In a silent classroom, Michael Ballard communicates with his hands, facial expressions and exaggerated gestures.

His students are sitting in a circle, able to hear but  asked not to speak.

Ballard is completely deaf.

He is immersing his class of hearing students in the Deaf culture by using American Sign Language.

“I always say dream big or go home, and if I can’t dream big here then I’m not sure exactly what I'd be doing here,” Ballard said via translator.

Ballard is beginning his first year at Iowa State and is the only deaf faculty member on campus. He transferred to Iowa State because he saw the potential for the program to grow.

"There’s no growth in comfort, but there’s also no comfort in growth,” Ballard signed.

ASL will be an approved minor by the end of this academic year due to the help and persistence from faculty and students, Ballard said.

Ballard, who is one of two ASL lecturers at Iowa State, said he believes that getting the minor declared would not have been possible without the help of the students.

“This was very much a student-led development," Ballard signed. "The students really have worked some magic. It’s what they wanted and what they will definitely be able to benefit from."

Julia Takemura, senior in integrated studio arts, is in Ballard's introductory class. Julia said she thought that it was a great idea to have ASL certified as a minor.

"I think that's fantastic," Takemura said. "More people should be exposed to [ASL]."

Ballard said that there were several different steps in order to get the ASL minor established. He worked with department members and students to go through the Departmental Curriculum Committee, the college level Curriculum Committee and the Board of Regents.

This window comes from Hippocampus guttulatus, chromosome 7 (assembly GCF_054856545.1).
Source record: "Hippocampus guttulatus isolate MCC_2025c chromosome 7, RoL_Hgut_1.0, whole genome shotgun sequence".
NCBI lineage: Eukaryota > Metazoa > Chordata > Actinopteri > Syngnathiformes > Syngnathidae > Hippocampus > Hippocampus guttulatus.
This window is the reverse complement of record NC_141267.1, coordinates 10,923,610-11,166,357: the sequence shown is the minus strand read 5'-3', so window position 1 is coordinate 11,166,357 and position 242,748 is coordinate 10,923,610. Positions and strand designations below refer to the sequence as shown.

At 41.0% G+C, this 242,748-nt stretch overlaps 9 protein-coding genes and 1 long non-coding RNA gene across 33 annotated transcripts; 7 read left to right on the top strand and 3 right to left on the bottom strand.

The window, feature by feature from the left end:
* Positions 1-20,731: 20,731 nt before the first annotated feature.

ASL is a visual language that has been offered at Iowa State for two years.

It uses hands, body gestures and facial expressions to emphasize what the person signing is saying and feeling.

Ballard wanted to teach sign language to serve as a bridge in bringing the hearing world and the deaf world together.

He said he wanted to teach others that it is okay to be different.

In addition to teaching signing techniques, Ballard also educates his students about the Deaf culture. People who can hear sometimes think of deaf people as being impaired, he said.

Haden Hall, freshman in engineering, was exposed to the Deaf community his sophomore year of high school. He said if someone is born deaf he views them as having a disability but not a mental disability.

This is what people within the deaf community call lowercase “d” — the medical viewpoint when the ear simply does not work.

People within the Deaf community view deafness as a culture. They recognize the value of being deaf and being themselves. They are fully capable of doing anything that they want to do.

“I’m here teaching at a university,” Ballard signed. “My deafness doesn’t stop me.”

Ballard's attitude and devotion to the ASL program has inspired students within his ASL classes to view deafness in a different way, labeled as uppercase “D” deafness.

People in the Deaf community or those have exposed themselves to the culture tend to have the uppercase “D” viewpoint where deafness represents the Deaf community and culture. It recognizes the value of being deaf and allows those who are deaf to feel capable.

“Our lives aren’t about whether we are deaf or not,” Ballard signed.

The department hopes to add more classes to the ASL curriculum.

Ballard said he would like to see a Deaf education program, as well as a course to train people to be interpreters. 

Takemura said she believes that by taking sign language people can expose themselves to a completely different culture.

“Signing is not just some visual form of broken English,” Ballard signed. “It’s not something that we just add onto the English language. ASL is a thing of its own. It’s a living, breathing language."

Ballard said students can benefit from learning ASL outside of the classroom. He said it could come in handy in a crowded setting where they might not be able to hear.

Signing can also help with secretive communication.

“If you want some privacy while you’re out on a date, learn to sign," Ballard signed.

(2) comments

junior ionut

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Therefore, the effectiveness of a hearing aid can be different for two people who exhibit the same hearing loss in their audiogram.

andrei ciubuc

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